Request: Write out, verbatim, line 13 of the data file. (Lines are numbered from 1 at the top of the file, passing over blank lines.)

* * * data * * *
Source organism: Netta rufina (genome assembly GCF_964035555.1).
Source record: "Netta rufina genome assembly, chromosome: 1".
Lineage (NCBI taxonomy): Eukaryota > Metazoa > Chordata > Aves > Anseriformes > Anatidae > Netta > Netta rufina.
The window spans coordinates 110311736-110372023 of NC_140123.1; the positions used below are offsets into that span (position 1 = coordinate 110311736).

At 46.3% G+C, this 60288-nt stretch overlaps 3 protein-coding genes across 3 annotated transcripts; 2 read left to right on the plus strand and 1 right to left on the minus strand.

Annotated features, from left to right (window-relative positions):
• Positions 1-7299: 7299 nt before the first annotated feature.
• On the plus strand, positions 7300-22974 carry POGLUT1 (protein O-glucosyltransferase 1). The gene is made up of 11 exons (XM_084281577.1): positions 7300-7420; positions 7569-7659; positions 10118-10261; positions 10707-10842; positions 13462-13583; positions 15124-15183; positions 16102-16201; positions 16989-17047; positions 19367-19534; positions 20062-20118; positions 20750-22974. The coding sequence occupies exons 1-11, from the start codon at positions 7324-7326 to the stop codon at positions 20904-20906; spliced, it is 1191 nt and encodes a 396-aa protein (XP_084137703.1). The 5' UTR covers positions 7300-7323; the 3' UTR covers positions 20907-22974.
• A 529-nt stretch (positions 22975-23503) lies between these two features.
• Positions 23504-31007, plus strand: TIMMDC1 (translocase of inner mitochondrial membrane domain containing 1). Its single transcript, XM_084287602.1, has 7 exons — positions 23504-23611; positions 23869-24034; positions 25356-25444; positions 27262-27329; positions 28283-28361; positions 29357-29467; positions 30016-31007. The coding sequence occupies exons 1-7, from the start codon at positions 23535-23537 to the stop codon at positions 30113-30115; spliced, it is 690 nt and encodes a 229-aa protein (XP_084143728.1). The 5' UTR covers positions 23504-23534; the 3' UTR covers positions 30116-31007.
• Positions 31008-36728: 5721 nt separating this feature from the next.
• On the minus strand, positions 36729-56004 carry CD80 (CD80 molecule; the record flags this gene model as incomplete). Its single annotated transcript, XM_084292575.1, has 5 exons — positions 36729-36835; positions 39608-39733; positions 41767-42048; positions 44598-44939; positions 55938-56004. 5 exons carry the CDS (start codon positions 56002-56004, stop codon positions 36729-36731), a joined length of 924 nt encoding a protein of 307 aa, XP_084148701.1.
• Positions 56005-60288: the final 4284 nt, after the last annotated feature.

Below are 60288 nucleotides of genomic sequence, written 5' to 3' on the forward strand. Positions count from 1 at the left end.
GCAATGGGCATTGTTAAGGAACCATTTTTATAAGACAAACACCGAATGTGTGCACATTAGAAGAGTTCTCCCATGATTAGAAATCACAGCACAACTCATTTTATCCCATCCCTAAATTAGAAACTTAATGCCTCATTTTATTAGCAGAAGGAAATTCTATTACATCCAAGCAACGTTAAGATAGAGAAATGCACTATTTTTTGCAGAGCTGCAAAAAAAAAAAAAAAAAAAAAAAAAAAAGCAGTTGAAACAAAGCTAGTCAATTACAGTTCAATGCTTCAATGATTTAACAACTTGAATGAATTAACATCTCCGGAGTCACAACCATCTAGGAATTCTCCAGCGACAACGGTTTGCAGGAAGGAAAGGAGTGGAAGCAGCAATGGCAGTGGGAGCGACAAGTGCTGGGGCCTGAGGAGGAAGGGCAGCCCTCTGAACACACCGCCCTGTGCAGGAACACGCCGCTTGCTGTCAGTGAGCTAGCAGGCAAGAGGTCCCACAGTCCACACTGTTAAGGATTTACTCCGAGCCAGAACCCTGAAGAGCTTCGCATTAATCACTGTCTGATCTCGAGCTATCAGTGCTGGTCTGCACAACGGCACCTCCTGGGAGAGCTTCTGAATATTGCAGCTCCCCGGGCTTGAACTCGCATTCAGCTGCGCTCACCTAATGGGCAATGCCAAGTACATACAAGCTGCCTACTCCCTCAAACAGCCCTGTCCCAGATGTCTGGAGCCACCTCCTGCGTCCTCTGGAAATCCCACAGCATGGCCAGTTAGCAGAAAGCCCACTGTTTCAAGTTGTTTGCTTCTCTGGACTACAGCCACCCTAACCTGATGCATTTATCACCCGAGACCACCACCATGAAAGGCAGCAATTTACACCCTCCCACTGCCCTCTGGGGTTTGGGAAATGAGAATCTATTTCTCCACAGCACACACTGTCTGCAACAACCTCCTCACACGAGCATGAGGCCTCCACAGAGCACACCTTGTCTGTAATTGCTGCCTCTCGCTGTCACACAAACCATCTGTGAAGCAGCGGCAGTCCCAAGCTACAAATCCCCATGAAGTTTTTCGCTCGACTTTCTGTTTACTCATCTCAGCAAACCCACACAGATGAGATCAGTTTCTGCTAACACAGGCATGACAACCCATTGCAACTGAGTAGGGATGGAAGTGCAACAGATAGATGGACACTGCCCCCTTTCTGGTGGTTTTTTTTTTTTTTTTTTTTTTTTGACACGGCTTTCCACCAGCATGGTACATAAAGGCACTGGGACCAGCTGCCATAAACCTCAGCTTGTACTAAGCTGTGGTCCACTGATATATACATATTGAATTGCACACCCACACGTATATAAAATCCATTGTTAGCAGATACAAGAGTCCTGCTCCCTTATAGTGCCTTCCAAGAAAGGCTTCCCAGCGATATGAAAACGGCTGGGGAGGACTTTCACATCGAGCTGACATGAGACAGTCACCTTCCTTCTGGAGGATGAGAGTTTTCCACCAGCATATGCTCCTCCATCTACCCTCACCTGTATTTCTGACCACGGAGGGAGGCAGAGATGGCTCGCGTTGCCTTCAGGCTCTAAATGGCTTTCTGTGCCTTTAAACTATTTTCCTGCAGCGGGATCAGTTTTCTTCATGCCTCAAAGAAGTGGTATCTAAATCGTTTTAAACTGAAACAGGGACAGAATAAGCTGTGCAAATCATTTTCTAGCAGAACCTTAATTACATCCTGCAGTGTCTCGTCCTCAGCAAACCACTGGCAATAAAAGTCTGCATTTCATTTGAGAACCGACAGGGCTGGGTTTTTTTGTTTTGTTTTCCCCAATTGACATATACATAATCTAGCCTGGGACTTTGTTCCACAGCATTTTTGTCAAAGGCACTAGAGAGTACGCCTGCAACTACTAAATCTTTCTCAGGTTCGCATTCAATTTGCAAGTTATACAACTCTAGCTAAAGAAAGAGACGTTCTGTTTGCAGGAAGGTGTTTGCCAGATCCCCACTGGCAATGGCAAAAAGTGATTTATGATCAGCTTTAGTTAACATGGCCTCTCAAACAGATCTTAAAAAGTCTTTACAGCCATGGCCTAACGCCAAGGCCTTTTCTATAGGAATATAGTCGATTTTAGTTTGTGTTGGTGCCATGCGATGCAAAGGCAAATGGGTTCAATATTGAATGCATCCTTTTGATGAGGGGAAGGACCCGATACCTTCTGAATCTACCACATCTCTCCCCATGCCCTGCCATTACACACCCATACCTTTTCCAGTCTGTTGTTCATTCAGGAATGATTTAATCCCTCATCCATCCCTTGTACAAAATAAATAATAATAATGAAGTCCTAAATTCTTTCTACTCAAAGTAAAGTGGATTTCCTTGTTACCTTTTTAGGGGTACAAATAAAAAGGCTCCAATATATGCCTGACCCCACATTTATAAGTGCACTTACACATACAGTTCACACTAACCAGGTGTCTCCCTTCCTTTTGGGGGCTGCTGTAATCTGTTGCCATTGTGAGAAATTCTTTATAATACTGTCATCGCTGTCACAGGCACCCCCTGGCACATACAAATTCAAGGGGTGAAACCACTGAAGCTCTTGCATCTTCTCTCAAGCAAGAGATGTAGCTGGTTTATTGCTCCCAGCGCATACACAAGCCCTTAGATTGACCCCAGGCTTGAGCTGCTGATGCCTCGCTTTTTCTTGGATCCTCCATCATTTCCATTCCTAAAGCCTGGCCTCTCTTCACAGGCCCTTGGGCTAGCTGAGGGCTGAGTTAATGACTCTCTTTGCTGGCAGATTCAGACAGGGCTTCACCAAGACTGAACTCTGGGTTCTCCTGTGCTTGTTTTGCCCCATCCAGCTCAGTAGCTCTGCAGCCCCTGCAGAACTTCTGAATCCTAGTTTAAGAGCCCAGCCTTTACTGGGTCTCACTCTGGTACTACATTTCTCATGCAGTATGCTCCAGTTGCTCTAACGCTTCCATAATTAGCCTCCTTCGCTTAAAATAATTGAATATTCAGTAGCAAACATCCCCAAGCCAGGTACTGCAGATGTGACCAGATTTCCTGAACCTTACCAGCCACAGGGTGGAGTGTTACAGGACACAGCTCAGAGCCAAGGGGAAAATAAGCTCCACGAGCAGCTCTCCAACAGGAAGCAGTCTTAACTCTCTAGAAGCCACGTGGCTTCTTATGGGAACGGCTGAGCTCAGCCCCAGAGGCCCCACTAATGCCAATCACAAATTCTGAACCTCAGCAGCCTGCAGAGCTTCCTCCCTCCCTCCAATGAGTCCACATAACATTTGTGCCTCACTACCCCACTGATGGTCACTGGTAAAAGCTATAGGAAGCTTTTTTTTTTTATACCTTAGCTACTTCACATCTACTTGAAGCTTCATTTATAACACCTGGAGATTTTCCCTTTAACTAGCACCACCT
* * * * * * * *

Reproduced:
• Positions 56005-60288: the final 4284 nt, after the last annotated feature.